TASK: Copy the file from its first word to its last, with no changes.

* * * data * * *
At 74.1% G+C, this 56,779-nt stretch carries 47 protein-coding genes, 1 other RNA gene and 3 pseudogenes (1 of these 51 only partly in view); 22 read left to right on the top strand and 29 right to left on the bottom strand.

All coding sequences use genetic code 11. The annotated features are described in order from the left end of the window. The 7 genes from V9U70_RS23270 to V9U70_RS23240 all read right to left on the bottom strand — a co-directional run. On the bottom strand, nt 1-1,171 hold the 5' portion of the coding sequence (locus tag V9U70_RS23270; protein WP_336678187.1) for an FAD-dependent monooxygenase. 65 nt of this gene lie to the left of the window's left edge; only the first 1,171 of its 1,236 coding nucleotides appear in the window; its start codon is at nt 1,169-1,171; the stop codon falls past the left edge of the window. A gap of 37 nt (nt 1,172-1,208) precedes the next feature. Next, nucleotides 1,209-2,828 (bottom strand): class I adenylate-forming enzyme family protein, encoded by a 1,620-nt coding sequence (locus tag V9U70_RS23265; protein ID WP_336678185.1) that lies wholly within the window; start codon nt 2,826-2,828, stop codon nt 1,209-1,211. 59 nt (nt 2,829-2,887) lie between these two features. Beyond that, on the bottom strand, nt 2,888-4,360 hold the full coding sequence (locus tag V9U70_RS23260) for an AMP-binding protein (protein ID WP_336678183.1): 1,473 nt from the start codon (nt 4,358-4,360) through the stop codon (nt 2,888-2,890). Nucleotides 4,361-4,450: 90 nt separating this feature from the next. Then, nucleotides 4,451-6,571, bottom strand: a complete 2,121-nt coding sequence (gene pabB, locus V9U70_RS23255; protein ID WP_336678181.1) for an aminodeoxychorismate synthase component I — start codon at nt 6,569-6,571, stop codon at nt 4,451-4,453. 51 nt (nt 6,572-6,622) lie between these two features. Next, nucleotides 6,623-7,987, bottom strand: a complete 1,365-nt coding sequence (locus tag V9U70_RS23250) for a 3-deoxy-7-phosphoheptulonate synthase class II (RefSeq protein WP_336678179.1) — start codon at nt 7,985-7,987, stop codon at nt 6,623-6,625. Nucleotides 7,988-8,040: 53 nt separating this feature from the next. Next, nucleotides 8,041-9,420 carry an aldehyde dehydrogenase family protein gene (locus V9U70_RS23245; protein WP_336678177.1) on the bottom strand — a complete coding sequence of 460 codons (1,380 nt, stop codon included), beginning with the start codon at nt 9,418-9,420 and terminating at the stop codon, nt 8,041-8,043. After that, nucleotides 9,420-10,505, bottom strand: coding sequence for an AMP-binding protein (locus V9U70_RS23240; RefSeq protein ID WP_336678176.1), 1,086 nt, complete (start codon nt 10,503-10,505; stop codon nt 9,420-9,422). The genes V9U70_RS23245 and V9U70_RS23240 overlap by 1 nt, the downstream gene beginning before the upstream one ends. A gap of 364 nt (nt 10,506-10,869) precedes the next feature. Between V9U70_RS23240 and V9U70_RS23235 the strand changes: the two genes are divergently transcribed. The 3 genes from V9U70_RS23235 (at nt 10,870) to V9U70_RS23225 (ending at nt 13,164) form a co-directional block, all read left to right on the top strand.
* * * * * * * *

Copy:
At 74.1% G+C, this 56,779-nt stretch carries 47 protein-coding genes, 1 other RNA gene and 3 pseudogenes (1 of these 51 only partly in view); 22 read left to right on the top strand and 29 right to left on the bottom strand.

All coding sequences use genetic code 11. The annotated features are described in order from the left end of the window. The 7 genes from V9U70_RS23270 to V9U70_RS23240 all read right to left on the bottom strand — a co-directional run. On the bottom strand, nt 1-1,171 hold the 5' portion of the coding sequence (locus tag V9U70_RS23270; protein WP_336678187.1) for an FAD-dependent monooxygenase. 65 nt of this gene lie to the left of the window's left edge; only the first 1,171 of its 1,236 coding nucleotides appear in the window; its start codon is at nt 1,169-1,171; the stop codon falls past the left edge of the window. A gap of 37 nt (nt 1,172-1,208) precedes the next feature. Next, nucleotides 1,209-2,828 (bottom strand): class I adenylate-forming enzyme family protein, encoded by a 1,620-nt coding sequence (locus tag V9U70_RS23265; protein ID WP_336678185.1) that lies wholly within the window; start codon nt 2,826-2,828, stop codon nt 1,209-1,211. 59 nt (nt 2,829-2,887) lie between these two features. Beyond that, on the bottom strand, nt 2,888-4,360 hold the full coding sequence (locus tag V9U70_RS23260) for an AMP-binding protein (protein ID WP_336678183.1): 1,473 nt from the start codon (nt 4,358-4,360) through the stop codon (nt 2,888-2,890). Nucleotides 4,361-4,450: 90 nt separating this feature from the next. Then, nucleotides 4,451-6,571, bottom strand: a complete 2,121-nt coding sequence (gene pabB, locus V9U70_RS23255; protein ID WP_336678181.1) for an aminodeoxychorismate synthase component I — start codon at nt 6,569-6,571, stop codon at nt 4,451-4,453. 51 nt (nt 6,572-6,622) lie between these two features. Next, nucleotides 6,623-7,987, bottom strand: a complete 1,365-nt coding sequence (locus tag V9U70_RS23250) for a 3-deoxy-7-phosphoheptulonate synthase class II (RefSeq protein WP_336678179.1) — start codon at nt 7,985-7,987, stop codon at nt 6,623-6,625. Nucleotides 7,988-8,040: 53 nt separating this feature from the next. Next, nucleotides 8,041-9,420 carry an aldehyde dehydrogenase family protein gene (locus V9U70_RS23245; protein WP_336678177.1) on the bottom strand — a complete coding sequence of 460 codons (1,380 nt, stop codon included), beginning with the start codon at nt 9,418-9,420 and terminating at the stop codon, nt 8,041-8,043. After that, nucleotides 9,420-10,505, bottom strand: coding sequence for an AMP-binding protein (locus V9U70_RS23240; RefSeq protein ID WP_336678176.1), 1,086 nt, complete (start codon nt 10,503-10,505; stop codon nt 9,420-9,422). The genes V9U70_RS23245 and V9U70_RS23240 overlap by 1 nt, the downstream gene beginning before the upstream one ends. A gap of 364 nt (nt 10,506-10,869) precedes the next feature. Between V9U70_RS23240 and V9U70_RS23235 the strand changes: the two genes are divergently transcribed. The 3 genes from V9U70_RS23235 (at nt 10,870) to V9U70_RS23225 (ending at nt 13,164) form a co-directional block, all read left to right on the top strand.